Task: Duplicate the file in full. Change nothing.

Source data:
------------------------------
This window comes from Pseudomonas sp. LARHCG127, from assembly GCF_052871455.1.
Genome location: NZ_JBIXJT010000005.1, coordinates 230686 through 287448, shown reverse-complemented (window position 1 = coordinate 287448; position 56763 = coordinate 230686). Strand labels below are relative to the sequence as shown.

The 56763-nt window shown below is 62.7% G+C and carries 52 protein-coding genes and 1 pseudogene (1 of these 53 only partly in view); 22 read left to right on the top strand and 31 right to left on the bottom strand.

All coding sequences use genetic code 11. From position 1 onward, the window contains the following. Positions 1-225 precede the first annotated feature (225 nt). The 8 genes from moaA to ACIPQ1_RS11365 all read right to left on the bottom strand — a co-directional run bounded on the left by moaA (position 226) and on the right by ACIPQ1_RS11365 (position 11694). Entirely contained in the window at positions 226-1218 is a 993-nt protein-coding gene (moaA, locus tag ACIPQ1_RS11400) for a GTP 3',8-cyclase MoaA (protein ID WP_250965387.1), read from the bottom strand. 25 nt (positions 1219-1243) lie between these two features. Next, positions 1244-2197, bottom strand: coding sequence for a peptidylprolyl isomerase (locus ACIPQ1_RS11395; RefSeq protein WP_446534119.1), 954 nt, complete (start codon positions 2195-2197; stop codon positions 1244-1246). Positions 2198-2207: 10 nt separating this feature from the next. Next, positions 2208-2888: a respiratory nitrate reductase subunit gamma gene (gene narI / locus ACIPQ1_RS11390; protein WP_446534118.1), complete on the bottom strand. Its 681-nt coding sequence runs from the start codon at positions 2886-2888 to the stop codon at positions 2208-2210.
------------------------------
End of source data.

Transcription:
This window comes from Pseudomonas sp. LARHCG127, from assembly GCF_052871455.1.
Genome location: NZ_JBIXJT010000005.1, coordinates 230686 through 287448, shown reverse-complemented (window position 1 = coordinate 287448; position 56763 = coordinate 230686). Strand labels below are relative to the sequence as shown.

The 56763-nt window shown below is 62.7% G+C and carries 52 protein-coding genes and 1 pseudogene (1 of these 53 only partly in view); 22 read left to right on the top strand and 31 right to left on the bottom strand.

All coding sequences use genetic code 11. From position 1 onward, the window contains the following. Positions 1-225 precede the first annotated feature (225 nt). The 8 genes from moaA to ACIPQ1_RS11365 all read right to left on the bottom strand — a co-directional run bounded on the left by moaA (position 226) and on the right by ACIPQ1_RS11365 (position 11694). Entirely contained in the window at positions 226-1218 is a 993-nt protein-coding gene (moaA, locus tag ACIPQ1_RS11400) for a GTP 3',8-cyclase MoaA (protein ID WP_250965387.1), read from the bottom strand. 25 nt (positions 1219-1243) lie between these two features. Next, positions 1244-2197, bottom strand: coding sequence for a peptidylprolyl isomerase (locus ACIPQ1_RS11395; RefSeq protein WP_446534119.1), 954 nt, complete (start codon positions 2195-2197; stop codon positions 1244-1246). Positions 2198-2207: 10 nt separating this feature from the next. Next, positions 2208-2888: a respiratory nitrate reductase subunit gamma gene (gene narI / locus ACIPQ1_RS11390; protein WP_446534118.1), complete on the bottom strand. Its 681-nt coding sequence runs from the start codon at positions 2886-2888 to the stop codon at positions 2208-2210.